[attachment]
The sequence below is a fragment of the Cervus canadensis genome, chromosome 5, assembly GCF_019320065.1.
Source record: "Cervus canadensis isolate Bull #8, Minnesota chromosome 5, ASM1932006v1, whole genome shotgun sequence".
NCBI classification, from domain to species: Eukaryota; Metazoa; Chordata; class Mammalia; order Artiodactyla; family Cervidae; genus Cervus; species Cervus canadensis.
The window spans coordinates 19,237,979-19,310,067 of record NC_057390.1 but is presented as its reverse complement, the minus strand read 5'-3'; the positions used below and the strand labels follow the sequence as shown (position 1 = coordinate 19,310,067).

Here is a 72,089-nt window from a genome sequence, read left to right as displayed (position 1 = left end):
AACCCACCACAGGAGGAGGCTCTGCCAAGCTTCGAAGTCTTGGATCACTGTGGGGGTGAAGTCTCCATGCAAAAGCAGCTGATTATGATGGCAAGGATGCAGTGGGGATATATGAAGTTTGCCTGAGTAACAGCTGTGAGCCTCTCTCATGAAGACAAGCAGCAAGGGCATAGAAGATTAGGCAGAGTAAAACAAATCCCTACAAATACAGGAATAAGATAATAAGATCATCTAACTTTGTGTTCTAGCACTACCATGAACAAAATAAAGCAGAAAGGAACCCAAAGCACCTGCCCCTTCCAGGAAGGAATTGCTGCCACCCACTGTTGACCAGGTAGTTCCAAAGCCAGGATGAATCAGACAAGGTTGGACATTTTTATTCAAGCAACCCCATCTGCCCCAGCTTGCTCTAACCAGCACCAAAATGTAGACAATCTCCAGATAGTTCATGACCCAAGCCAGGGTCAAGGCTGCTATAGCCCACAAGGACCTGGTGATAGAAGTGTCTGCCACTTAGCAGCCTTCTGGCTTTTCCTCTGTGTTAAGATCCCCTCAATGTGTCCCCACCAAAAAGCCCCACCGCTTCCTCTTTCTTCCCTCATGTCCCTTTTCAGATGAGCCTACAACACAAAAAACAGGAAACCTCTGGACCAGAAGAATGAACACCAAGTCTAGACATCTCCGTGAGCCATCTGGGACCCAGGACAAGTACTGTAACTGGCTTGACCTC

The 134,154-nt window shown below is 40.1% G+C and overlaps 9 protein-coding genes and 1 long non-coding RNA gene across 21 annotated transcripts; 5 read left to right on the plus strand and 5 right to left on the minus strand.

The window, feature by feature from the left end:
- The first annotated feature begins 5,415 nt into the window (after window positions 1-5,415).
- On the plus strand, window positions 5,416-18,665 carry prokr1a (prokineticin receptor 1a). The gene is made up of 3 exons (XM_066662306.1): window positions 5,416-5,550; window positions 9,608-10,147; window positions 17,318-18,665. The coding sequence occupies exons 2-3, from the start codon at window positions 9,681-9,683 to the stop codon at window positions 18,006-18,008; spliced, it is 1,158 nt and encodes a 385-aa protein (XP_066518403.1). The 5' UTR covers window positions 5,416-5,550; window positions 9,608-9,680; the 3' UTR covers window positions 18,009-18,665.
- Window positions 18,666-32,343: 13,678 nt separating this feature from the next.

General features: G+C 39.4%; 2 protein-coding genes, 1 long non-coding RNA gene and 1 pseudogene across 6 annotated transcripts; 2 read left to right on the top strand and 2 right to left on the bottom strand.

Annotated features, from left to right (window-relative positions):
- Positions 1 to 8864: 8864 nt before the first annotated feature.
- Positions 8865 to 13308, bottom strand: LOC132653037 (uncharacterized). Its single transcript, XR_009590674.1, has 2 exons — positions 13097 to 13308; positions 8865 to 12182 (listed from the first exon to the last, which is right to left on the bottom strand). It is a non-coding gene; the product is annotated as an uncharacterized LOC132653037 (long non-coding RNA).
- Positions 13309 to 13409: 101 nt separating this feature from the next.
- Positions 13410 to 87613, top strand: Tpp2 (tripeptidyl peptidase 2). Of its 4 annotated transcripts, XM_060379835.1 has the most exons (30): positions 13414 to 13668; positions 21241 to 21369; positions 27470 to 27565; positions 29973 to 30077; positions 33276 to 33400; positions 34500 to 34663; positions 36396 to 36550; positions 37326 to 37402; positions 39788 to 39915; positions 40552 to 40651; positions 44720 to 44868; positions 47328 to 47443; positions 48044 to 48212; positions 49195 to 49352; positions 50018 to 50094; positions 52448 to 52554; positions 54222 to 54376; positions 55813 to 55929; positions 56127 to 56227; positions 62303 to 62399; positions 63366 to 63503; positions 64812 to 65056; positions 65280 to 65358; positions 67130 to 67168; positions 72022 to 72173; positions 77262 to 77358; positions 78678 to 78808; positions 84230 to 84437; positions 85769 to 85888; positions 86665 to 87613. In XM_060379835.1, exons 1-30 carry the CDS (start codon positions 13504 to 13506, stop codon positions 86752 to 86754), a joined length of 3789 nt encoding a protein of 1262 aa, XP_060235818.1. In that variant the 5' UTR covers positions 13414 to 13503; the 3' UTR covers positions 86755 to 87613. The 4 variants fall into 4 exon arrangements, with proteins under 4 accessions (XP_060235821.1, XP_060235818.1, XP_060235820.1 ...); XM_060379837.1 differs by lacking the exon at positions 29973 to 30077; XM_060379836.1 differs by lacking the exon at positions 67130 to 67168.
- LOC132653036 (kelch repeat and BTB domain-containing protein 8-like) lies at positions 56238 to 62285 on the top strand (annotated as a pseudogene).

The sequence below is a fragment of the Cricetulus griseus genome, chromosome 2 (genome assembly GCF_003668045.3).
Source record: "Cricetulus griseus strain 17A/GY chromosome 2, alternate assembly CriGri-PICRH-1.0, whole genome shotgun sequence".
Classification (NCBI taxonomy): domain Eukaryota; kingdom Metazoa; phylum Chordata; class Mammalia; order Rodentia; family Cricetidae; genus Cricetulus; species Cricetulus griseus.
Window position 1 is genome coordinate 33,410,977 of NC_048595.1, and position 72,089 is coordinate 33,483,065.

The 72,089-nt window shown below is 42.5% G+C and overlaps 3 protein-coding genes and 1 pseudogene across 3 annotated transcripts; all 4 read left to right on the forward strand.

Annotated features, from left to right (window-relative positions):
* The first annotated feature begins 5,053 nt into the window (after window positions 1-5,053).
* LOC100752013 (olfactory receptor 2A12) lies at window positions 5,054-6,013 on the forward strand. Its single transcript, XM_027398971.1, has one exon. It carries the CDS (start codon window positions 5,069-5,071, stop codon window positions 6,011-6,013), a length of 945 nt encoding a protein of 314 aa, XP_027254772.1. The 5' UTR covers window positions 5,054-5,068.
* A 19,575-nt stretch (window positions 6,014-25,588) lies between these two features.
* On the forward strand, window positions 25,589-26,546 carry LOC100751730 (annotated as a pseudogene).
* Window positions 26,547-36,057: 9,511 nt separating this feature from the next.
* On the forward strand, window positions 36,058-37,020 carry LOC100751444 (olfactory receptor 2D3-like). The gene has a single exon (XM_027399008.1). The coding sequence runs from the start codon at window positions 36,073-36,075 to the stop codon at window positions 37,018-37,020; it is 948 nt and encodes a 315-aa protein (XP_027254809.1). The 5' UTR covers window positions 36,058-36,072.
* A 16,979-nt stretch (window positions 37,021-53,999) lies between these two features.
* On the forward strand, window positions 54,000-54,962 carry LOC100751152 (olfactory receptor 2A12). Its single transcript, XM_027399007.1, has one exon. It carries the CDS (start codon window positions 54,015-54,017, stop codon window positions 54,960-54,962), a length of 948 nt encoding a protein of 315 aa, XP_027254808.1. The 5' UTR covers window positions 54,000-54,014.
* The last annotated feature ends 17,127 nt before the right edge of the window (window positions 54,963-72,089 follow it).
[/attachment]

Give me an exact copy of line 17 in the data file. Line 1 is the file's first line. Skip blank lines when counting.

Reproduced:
- Positions 13410 to 87613, top strand: Tpp2 (tripeptidyl peptidase 2). Of its 4 annotated transcripts, XM_060379835.1 has the most exons (30): positions 13414 to 13668; positions 21241 to 21369; positions 27470 to 27565; positions 29973 to 30077; positions 33276 to 33400; positions 34500 to 34663; positions 36396 to 36550; positions 37326 to 37402; positions 39788 to 39915; positions 40552 to 40651; positions 44720 to 44868; positions 47328 to 47443; positions 48044 to 48212; positions 49195 to 49352; positions 50018 to 50094; positions 52448 to 52554; positions 54222 to 54376; positions 55813 to 55929; positions 56127 to 56227; positions 62303 to 62399; positions 63366 to 63503; positions 64812 to 65056; positions 65280 to 65358; positions 67130 to 67168; positions 72022 to 72173; positions 77262 to 77358; positions 78678 to 78808; positions 84230 to 84437; positions 85769 to 85888; positions 86665 to 87613. In XM_060379835.1, exons 1-30 carry the CDS (start codon positions 13504 to 13506, stop codon positions 86752 to 86754), a joined length of 3789 nt encoding a protein of 1262 aa, XP_060235818.1. In that variant the 5' UTR covers positions 13414 to 13503; the 3' UTR covers positions 86755 to 87613. The 4 variants fall into 4 exon arrangements, with proteins under 4 accessions (XP_060235821.1, XP_060235818.1, XP_060235820.1 ...); XM_060379837.1 differs by lacking the exon at positions 29973 to 30077; XM_060379836.1 differs by lacking the exon at positions 67130 to 67168.